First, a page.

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JOURNAL ARTICLE

Opioid Analgesics in Georgia Medicaid: Trends in Potential Inappropriate Prescribing Practices by Demographic Characteristics, 2009-2014

Jayani Jayawardhana, Amanda J Abraham, Matthew Perri
Journal of Managed Care & Specialty Pharmacy 2018, 24 (9): 886-894
30156455

BACKGROUND: There has been a dramatic rise in the number of opioid prescriptions and opioid overdose deaths in the United States over the past 15 years. Misuse and abuse of opioids is also a growing public health concern in the United States. Medicaid enrollees are more likely to be prescribed opioids and are at higher risk of prescription drug overdose compared with non-Medicaid populations. Despite rising opioid drug overdose deaths in Georgia, prevalence of indicators for potential inappropriate prescribing practices has not been examined to date.

OBJECTIVE: To examine trends in the general use of opioids and the prevalence of indicators for potential inappropriate opioid prescribing among the Georgia Medicaid population across various demographic characteristics over time.

METHODS: This study used data from the Georgia individual Medicaid pharmacy claims database from 2009 to 2014. Data sample included 3,562,227 observations (patient prescriptions) representing 401,488 individuals. Outcome measures assessed the trends in the general use of opioids and the indicators of potential inappropriate prescribing practices by providers. These outcome measures were taken from previous expert panels and clinical guidelines (e.g., overlapping prescriptions of opioids, opioids and benzodiazepines, and opioids and buprenorphine/naloxone, as well as high daily doses of opioids). Analyses were stratified by gender, type of insurance (fee-for-service and managed care), age, and race/ethnicity.

RESULTS: The average number of opioid prescriptions, average days supply of opioids per patient, and average daily dose of opioids per patient increased over time across all demographic categories with older, fee-for-service, male, and missing race groups experiencing higher use across all 6 years compared with their counterparts. A similar pattern was observed for average number of incidences of potential inappropriate prescribing of opioids in this population from 2009 to 2014. The percentage of Medicaid enrollees with at least 1 or more indicators of potential inappropriate prescriptions slightly increased from 17.17% to 18.21% during the study time frame. Moreover, the incidence rate of indicators for potential inappropriate prescribing of opioids also increased over time across all demographic groups, with the oldest age group (55-64 years) experiencing the largest increment. The incidence rate of potential inappropriate prescribing practices per patient increased more than 58% over the 6 years.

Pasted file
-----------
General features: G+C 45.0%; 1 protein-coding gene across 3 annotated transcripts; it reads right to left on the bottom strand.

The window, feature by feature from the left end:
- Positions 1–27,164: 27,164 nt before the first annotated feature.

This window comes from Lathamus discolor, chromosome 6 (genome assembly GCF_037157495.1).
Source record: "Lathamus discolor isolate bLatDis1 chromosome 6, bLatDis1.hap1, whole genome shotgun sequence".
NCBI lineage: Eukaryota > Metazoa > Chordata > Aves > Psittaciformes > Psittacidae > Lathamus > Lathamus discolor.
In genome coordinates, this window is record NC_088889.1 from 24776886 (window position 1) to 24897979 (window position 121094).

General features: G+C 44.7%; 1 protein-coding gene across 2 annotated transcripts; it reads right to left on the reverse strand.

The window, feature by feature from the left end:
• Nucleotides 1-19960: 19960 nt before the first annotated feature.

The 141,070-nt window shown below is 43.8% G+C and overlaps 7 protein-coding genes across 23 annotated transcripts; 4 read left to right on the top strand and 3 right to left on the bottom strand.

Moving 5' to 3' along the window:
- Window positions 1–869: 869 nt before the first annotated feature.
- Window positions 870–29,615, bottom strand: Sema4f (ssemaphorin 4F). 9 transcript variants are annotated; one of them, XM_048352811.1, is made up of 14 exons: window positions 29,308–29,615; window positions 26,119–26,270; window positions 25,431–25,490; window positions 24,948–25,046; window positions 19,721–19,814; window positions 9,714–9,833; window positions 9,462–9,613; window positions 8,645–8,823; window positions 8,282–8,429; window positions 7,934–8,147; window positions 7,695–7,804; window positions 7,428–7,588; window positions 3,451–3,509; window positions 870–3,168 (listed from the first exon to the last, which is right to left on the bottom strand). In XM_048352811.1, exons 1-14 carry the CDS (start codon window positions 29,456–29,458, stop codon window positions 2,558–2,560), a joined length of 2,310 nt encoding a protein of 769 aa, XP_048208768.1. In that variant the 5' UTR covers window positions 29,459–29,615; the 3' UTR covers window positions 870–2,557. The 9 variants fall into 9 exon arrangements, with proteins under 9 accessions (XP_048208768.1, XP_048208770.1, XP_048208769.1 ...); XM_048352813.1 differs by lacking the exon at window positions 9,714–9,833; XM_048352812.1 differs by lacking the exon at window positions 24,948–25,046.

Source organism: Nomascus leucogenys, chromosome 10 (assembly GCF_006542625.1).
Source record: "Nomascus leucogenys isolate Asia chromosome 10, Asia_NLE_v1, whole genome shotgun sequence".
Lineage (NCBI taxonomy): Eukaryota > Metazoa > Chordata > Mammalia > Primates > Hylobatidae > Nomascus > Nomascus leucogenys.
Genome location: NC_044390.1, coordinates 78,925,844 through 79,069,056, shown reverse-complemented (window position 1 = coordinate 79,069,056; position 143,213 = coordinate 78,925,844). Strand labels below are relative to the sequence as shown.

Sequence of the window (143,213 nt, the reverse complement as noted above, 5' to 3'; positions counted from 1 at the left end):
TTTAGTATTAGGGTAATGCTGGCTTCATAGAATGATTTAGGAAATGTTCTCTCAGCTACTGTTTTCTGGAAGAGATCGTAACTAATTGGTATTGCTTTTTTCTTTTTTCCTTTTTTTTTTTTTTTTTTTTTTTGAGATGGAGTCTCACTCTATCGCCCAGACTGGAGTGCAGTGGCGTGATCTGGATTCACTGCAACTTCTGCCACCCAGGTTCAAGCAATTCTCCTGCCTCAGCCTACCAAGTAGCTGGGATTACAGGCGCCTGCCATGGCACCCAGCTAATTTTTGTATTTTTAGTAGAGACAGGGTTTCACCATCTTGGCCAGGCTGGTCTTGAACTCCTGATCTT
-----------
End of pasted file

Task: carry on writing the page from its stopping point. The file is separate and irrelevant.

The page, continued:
CONCLUSIONS: The results of this study show that potentially inappropriate prescribing practices are common and are increasing over time in the Georgia Medicaid population across all demographic categories, with individuals who are listed in the missing race category, have fee-for-service plans, and are older experiencing the largest increments. These findings indicate that patients in certain demographic groups could be at higher risk for experiencing adverse health outcomes related to inappropriate prescribing of opioids. Further research is needed to explore which policy tools or interventions might be more effective in reducing inappropriate prescribing practices in this population.

DISCLOSURES: This research was supported by the National Institute on Drug Abuse of the National Institutes of Health under Award Number R01DA039930 and the Georgia Department of Community Health, contract number 2015012. The content is solely the responsibility of the authors and does not necessarily represent the official views of the National Institutes of Health or the Georgia Department of Community Health. The authors have nothing to disclose. A previous version of this paper was presented at the following conferences: International Health Economics Association 12th World Congress; July 8-11, 2017; Boston, MA, and Addiction Health Services Research Conference; October 18-20, 2017; Madison, WI.

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